The dead of a cold April night, and in vineyards across France and the southern counties of England, hundreds of bright fires are burning like beacons. The reason: Jack Frost, whose silent, icy fingers must not be allowed to grasp the tender new buds on which the year’s crop of grapes depends.
“We were getting up at 1am and running through until 7am, setting light to vine prunings in about 100 oil drums, trying to keep the air warm enough around the new shoots,” says Ian Kellett, founder and managing director of Hambledon in Hampshire.
The severe frosts at the end of last month hit vineyards across Europe, striking as far south as Tuscany, and causing huge damage in the Loire, Champagne, Burgundy, Cognac, the Languedoc, England, Prosecco, the Jura, Germany and in Bordeaux. At this point in the year the effect on production is hard to gauge, but Allan Sichel, president of the Bordeaux Wine Council, calls it “a disaster”.
In Champagne, around a quarter of all new shoots were destroyed, according to one estimate, and some growers are reporting frostburn to 90-100 per cent of their vineyard.
In Prosecco, it’s estimated that 20 per cent of the 2017 production has been wiped out. In Bordeaux, they say it’s the worst frost since 1991 when about half the vintage was wiped out in a single night in spring. According to Sichel, roughly 60 per cent of Bordeaux’s 65,000ha of vineyards were damaged on the nights of April 26-27, “which is actually enormous, with quite high percentages where the loss at the first bud-break is measured at 90-100 per cent”.
The Right Bank, in particular areas of St-Émilion, Blaye and Bourges, as well as the Entre Deux Mers, was badly hit. Those who could afford it were ready to fight the cold snap in every way they could, although sometimes even the best efforts weren’t enough: Jane Anson reported in Decanter that St-Émilion luminary Cheval Blanc was ready to stave off the most severe effects of the cold by sending up helicopters – the downdraft from the blades circulates warmer air around the vines – only to be stymied by air traffic regulations which didn’t allow them to take off until 6.30am, by which time it was too late.
Vines are hardy, easily able to survive sub-zero temperatures during their dormancy period over the winter. The frost danger comes in spring, after the first budbreak, when tiny, fragile shoots and leaves begin to sprout from the buds.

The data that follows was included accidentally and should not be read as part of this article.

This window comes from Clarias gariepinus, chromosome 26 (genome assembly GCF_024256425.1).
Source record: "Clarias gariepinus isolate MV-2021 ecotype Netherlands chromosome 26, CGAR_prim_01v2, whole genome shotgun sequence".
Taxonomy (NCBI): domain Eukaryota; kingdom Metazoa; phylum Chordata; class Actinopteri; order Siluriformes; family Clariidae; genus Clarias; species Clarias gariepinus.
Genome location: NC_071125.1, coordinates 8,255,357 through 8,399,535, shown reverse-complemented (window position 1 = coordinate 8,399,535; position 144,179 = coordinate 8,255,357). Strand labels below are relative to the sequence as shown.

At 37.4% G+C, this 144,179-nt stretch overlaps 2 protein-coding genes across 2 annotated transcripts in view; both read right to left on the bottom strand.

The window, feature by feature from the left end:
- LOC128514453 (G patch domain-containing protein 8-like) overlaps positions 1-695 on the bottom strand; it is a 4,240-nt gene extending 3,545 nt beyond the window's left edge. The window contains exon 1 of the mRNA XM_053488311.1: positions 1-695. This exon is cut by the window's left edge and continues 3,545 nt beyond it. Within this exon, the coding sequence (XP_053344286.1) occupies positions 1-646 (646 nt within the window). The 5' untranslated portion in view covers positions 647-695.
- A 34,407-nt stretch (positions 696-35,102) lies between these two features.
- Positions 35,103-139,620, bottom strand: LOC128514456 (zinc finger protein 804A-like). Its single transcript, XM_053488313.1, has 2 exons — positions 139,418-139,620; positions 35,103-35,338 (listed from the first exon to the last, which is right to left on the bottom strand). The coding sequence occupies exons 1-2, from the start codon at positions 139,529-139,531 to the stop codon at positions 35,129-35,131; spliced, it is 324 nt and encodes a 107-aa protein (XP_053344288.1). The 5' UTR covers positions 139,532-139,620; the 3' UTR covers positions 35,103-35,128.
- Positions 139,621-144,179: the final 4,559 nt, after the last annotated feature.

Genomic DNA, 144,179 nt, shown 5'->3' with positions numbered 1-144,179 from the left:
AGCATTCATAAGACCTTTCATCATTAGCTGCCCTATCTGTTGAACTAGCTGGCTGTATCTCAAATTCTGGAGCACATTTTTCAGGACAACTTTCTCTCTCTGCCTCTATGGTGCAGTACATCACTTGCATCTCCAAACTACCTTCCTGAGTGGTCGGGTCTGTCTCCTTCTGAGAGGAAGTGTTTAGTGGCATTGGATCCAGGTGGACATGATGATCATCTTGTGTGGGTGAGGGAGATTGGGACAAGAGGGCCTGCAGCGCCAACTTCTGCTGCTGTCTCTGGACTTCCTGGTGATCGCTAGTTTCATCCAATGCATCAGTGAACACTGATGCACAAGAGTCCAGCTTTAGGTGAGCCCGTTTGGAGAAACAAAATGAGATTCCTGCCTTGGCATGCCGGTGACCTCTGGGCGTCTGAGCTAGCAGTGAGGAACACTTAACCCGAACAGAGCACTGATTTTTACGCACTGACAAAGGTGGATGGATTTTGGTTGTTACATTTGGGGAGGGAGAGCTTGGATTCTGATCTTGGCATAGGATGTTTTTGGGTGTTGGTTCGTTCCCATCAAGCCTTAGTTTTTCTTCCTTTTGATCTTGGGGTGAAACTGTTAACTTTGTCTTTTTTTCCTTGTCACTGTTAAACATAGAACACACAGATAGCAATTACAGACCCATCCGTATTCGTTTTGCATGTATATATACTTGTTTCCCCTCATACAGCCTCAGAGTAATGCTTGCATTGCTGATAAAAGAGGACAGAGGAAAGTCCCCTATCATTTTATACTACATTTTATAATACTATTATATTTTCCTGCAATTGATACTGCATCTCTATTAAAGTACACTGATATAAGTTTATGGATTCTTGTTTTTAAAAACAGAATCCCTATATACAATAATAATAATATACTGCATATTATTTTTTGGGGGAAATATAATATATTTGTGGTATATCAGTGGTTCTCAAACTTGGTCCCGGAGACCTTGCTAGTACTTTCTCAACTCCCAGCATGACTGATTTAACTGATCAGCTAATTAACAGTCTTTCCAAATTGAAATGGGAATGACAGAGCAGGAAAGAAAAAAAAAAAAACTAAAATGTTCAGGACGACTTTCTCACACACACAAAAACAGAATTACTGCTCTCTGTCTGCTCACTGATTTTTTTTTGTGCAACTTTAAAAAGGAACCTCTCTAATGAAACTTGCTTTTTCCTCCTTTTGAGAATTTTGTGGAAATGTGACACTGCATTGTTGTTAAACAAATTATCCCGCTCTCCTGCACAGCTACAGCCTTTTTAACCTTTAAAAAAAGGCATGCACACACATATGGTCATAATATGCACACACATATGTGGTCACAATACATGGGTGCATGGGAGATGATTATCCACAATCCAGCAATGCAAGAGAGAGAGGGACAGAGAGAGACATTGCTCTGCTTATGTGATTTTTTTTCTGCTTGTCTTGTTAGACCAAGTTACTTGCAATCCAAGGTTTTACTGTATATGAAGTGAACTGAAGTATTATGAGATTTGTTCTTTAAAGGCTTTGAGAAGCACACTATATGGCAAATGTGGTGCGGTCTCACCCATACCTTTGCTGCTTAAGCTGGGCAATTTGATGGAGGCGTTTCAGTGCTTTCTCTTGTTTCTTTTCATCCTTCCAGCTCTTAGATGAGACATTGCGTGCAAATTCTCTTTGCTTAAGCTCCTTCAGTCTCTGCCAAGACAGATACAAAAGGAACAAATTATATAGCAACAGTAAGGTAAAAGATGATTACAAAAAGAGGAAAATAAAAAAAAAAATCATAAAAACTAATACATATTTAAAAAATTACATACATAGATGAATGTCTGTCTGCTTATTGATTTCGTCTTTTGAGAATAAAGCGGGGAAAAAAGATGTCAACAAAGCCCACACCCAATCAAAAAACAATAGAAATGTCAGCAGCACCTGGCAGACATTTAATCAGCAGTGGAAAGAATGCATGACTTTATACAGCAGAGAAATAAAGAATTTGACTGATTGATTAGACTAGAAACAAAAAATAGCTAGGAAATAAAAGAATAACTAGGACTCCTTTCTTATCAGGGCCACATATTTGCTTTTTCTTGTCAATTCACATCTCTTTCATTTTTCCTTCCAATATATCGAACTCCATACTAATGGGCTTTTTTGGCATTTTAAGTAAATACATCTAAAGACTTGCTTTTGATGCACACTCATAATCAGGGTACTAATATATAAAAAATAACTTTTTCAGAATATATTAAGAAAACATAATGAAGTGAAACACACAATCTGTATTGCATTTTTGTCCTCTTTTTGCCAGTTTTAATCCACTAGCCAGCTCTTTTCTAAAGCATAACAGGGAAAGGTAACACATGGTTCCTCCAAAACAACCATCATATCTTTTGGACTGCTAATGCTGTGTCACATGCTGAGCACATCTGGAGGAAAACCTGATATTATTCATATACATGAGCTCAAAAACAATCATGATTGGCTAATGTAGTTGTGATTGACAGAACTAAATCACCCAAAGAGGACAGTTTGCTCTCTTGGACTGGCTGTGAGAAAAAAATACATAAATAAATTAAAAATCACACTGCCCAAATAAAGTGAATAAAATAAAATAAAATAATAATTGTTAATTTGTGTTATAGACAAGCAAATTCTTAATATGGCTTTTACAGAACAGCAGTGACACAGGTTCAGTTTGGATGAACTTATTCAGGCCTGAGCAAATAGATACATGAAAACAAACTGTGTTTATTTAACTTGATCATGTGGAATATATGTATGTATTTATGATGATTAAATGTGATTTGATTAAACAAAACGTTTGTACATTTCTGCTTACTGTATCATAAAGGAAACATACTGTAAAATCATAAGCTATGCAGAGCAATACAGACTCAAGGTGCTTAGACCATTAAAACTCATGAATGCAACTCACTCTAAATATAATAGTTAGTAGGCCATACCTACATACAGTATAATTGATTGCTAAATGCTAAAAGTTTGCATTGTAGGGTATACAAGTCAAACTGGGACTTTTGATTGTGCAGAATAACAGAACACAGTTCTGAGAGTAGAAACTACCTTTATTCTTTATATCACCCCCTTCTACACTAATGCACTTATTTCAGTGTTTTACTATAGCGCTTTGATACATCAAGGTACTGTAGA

These primary buds eventually bear the grapes. If all are lost to frostburn, there can be another opportunity to salvage some production from the secondary budbreak, so the big question is what happens next.
“The problem is that the secondary buds don’t bear as much fruit, and the growth is usually quite bushy and messy, so you have to keep thinning out – it’s not as successful,” says Gerd Stepp, who makes wine in Germany, where around 40 per cent of his vineyards have been affected by the frost.
The secondary buds also come three or four weeks later, setting back the growth cycle of the vine. This frost hit all the harder, thanks to the mild early spring and the clement conditions that encouraged the vines to grow.
At home, “the whole of the South East was affected in patches, from Essex to Sussex, Kent, Dorset and on into Hampshire”, says Julia Trustram Eve of English Wine Producers. “There’s no discernible pattern to it, though it’s worth noting that Leventhorpe Vineyard, up in Yorkshire, had no damage at all.”
Down at Hambledon, Ian Kellett had varied success with his frost-fighting measures. On the night of Monday, April 24, the temperature dropped to -3.8C and not one bud suffered frostbite. Two days later he was less fortunate: that morning it rained and, later, after nightfall, when the mercury dipped to -3.9C, the combination of cold and humidity bit.
While the Bordelais are happy to be upfront about the damage in their vineyards, English winemakers are concerned that this episode will be seen as undermining to the whole project of English wine. Because of that, many refused to talk about it on the record. Kellett, who was happy to speak, points out that as “the first advection frost [one caused by wind moving air in from cold regions] we’ve had in April in decades, this could be the worst in 50 years”.
In other words, this loss does not invalidate the business model for growing and making wine in the UK any more than it does for Champagne, which suffered in the same way. Sparkling wine – which now forms the majority of production in this country – is aged for several years before being released, so the effects of this year’s English loss won’t be felt until around 2020.
Frost in April is a quantity, not a quality, issue. In other words, it affects yields but not the quality of the vintage. This means that England’s move towards non-vintage styles, which allow blending between years, helps to hedge against the loss in any single vintage – and England produced very good volumes in 2013, 2014 and 2015.
A severe frost isn’t good news for growers around Europe, but as any vigneron will tell you, when you work in wine you must be prepared for everything mother nature throws at you – and anyone who doesn’t have several forms of catastrophe built into their 10-year plan is in for a shock.